Ice Clouds - False Color

Scaled Image

Image Credit: NASA/JPL/ASU

About this image

The THEMIS VIS camera contains 5 filters. The data from different filters can be combined in multiple ways to create a false color image. These false color images may reveal subtle variations of the surface not easily identified in a single band image. Today's false color image shows high altitude ice clouds. The blue and yellow bands in this image are not image artifacts, but are the traces of ice rich clouds. Each framelet of the image is collected at slightly different times. For the unchanging surface, this works fine. Optically thick dust clouds are usually close to the surface so any motion of the clouds is not dramatic as seen from the altitude of the Odyssey spacecraft. Transparent, and high altitude clouds are harder to discern in single band images - but are easy to discern in false color images - the clouds are in slightly different positions as each filter is collected. The clouds in this image are in the Tharsis region. Clouds are common there in the northern spring season. As clouds are a transient process, they can not be targeted, but are a 'surprise' when they are captured in an image.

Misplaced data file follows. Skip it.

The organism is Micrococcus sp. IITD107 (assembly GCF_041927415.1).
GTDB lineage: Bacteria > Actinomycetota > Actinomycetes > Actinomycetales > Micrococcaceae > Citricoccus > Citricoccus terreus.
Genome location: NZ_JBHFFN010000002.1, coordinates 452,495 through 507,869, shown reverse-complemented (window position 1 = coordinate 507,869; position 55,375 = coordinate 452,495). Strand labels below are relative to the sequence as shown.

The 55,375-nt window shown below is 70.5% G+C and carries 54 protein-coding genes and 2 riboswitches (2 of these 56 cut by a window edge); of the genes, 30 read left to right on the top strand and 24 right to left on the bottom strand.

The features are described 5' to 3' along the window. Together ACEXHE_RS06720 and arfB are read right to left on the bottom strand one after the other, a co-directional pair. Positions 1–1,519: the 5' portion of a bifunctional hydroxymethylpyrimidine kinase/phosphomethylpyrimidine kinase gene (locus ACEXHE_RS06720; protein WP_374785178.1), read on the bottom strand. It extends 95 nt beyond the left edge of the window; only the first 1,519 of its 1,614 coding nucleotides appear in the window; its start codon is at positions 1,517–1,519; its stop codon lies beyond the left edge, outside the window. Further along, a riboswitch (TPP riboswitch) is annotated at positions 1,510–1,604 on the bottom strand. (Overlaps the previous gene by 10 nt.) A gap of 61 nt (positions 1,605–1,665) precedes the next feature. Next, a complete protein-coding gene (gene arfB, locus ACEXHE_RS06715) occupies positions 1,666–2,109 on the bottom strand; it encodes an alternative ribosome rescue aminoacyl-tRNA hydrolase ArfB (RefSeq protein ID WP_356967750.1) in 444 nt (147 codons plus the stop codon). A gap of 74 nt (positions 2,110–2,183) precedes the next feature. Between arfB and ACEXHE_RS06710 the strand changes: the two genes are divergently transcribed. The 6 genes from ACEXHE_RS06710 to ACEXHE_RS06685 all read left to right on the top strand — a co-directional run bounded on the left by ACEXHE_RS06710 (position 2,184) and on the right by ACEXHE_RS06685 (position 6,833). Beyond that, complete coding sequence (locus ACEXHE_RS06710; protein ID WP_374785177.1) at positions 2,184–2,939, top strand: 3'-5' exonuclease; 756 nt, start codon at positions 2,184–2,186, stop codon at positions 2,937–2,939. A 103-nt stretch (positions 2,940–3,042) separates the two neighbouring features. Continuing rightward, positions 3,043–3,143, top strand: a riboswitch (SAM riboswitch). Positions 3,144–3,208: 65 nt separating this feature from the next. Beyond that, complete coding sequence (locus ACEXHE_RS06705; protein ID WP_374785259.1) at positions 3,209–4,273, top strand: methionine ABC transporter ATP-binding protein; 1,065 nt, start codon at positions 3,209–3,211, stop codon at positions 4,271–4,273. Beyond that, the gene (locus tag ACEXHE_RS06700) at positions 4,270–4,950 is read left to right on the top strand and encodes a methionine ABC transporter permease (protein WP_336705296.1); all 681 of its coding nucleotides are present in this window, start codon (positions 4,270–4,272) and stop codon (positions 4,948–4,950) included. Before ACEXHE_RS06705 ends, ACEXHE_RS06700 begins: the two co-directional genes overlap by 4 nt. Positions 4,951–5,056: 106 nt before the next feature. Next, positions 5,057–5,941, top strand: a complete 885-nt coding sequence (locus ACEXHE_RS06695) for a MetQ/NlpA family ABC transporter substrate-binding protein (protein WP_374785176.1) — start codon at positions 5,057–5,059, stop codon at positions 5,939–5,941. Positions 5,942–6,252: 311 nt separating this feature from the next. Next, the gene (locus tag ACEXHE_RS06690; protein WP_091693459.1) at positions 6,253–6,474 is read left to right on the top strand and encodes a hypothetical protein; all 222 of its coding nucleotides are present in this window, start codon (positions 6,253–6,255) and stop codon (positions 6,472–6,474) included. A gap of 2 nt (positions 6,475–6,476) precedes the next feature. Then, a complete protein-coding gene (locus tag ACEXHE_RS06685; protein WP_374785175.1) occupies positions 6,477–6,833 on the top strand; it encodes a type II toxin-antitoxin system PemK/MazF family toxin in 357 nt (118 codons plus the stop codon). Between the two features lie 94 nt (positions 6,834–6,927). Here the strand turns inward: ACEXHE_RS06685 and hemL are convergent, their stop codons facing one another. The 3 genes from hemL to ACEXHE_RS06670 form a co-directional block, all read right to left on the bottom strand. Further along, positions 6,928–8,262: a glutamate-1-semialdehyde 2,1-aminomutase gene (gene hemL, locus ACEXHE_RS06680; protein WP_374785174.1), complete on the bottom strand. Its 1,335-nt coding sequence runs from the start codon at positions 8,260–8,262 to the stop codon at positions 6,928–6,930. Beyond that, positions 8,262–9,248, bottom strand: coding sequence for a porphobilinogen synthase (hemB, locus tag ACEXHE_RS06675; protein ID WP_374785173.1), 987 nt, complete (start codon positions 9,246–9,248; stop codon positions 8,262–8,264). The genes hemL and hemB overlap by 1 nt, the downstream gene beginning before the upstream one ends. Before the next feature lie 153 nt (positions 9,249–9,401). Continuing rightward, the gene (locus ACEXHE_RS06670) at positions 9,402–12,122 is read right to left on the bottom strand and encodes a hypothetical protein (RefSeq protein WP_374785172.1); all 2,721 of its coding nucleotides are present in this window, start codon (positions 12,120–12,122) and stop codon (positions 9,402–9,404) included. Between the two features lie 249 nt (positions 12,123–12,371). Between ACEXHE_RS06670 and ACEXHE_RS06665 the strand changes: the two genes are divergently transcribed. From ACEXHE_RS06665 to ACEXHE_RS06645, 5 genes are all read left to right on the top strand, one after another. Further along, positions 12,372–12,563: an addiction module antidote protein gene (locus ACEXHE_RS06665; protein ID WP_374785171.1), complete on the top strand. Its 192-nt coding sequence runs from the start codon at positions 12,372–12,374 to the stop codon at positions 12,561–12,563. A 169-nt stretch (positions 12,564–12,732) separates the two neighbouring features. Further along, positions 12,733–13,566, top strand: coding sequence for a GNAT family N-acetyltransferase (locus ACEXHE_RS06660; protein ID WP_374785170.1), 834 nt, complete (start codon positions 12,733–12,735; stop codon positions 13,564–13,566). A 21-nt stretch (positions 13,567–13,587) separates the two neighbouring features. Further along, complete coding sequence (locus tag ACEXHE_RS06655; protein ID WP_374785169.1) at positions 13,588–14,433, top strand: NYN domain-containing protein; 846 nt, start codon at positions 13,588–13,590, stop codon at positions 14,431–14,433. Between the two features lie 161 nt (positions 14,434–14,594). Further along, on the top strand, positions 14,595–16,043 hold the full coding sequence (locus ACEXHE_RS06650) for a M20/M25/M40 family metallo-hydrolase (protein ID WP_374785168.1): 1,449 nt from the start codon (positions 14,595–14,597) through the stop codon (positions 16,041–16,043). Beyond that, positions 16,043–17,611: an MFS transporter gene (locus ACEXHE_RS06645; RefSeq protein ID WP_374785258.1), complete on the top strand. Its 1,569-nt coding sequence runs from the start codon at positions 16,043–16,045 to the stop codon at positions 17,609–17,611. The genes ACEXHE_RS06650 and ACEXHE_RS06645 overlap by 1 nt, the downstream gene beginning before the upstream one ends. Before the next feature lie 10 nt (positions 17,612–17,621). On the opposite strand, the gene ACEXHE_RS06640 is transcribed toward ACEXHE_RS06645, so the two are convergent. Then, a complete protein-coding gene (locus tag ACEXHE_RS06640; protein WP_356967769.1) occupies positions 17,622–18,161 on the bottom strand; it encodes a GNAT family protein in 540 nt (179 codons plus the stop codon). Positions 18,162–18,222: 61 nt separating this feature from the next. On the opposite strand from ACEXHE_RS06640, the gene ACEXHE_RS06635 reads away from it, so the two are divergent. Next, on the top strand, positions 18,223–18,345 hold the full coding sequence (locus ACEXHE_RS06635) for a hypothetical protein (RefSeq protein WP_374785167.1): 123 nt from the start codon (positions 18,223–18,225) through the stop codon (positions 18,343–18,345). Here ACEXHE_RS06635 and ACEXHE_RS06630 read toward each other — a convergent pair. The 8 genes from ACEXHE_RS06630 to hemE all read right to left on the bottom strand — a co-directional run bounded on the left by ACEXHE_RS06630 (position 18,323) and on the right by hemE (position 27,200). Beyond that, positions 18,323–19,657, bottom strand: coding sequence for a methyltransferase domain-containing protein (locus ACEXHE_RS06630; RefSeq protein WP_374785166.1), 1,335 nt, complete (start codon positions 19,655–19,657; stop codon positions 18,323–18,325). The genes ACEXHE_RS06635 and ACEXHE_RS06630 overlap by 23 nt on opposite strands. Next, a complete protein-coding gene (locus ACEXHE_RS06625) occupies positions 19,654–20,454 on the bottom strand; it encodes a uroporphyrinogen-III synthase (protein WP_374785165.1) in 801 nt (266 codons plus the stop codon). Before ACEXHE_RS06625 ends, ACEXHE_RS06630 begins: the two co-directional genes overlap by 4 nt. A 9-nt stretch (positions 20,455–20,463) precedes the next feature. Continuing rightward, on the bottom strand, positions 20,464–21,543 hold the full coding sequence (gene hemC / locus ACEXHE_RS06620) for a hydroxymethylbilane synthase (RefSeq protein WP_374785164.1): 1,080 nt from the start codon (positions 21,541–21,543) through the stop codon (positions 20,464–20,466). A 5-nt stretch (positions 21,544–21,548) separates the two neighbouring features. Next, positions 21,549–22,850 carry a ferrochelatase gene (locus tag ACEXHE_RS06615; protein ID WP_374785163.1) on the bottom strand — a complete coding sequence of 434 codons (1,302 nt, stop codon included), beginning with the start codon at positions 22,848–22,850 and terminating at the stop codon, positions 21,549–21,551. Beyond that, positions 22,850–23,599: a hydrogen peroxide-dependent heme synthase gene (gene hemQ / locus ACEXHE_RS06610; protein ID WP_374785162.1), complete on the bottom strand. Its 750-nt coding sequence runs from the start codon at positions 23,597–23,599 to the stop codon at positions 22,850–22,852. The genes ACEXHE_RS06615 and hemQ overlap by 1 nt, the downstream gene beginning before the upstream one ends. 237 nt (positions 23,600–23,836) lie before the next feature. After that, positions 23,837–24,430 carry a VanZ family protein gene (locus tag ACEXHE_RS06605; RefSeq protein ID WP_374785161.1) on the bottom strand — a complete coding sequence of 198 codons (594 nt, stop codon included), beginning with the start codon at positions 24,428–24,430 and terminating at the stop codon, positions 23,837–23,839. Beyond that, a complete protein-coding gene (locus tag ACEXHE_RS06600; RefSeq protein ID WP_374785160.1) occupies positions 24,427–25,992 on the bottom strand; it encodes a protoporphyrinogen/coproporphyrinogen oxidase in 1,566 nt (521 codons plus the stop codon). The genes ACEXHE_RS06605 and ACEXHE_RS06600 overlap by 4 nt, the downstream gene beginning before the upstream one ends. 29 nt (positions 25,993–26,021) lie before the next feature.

The THEMIS VIS camera is capable of capturing color images of the Martian surface using five different color filters. In this mode of operation, the spatial resolution and coverage of the image must be reduced to accommodate the additional data volume produced from using multiple filters. To make a color image, three of the five filter images (each in grayscale) are selected. Each is contrast enhanced and then converted to a red, green, or blue intensity image. These three images are then combined to produce a full color, single image. Because the THEMIS color filters don't span the full range of colors seen by the human eye, a color THEMIS image does not represent true color. Also, because each single-filter image is contrast enhanced before inclusion in the three-color image, the apparent color variation of the scene is exaggerated. Nevertheless, the color variation that does appear is representative of some change in color, however subtle, in the actual scene. Note that the long edges of THEMIS color images typically contain color artifacts that do not represent surface variation.

Please see the THEMIS Data Citation Note for details on crediting THEMIS images. 


Image ID: 
V94128010 (View data in Mars Image Explorer)
2023-03-04 19:22
Mon, 2023-09-11
256 pixels (18 km)
3792 pixels (276 km)
0.072924 km/pixel
0.0735895 km/pixel


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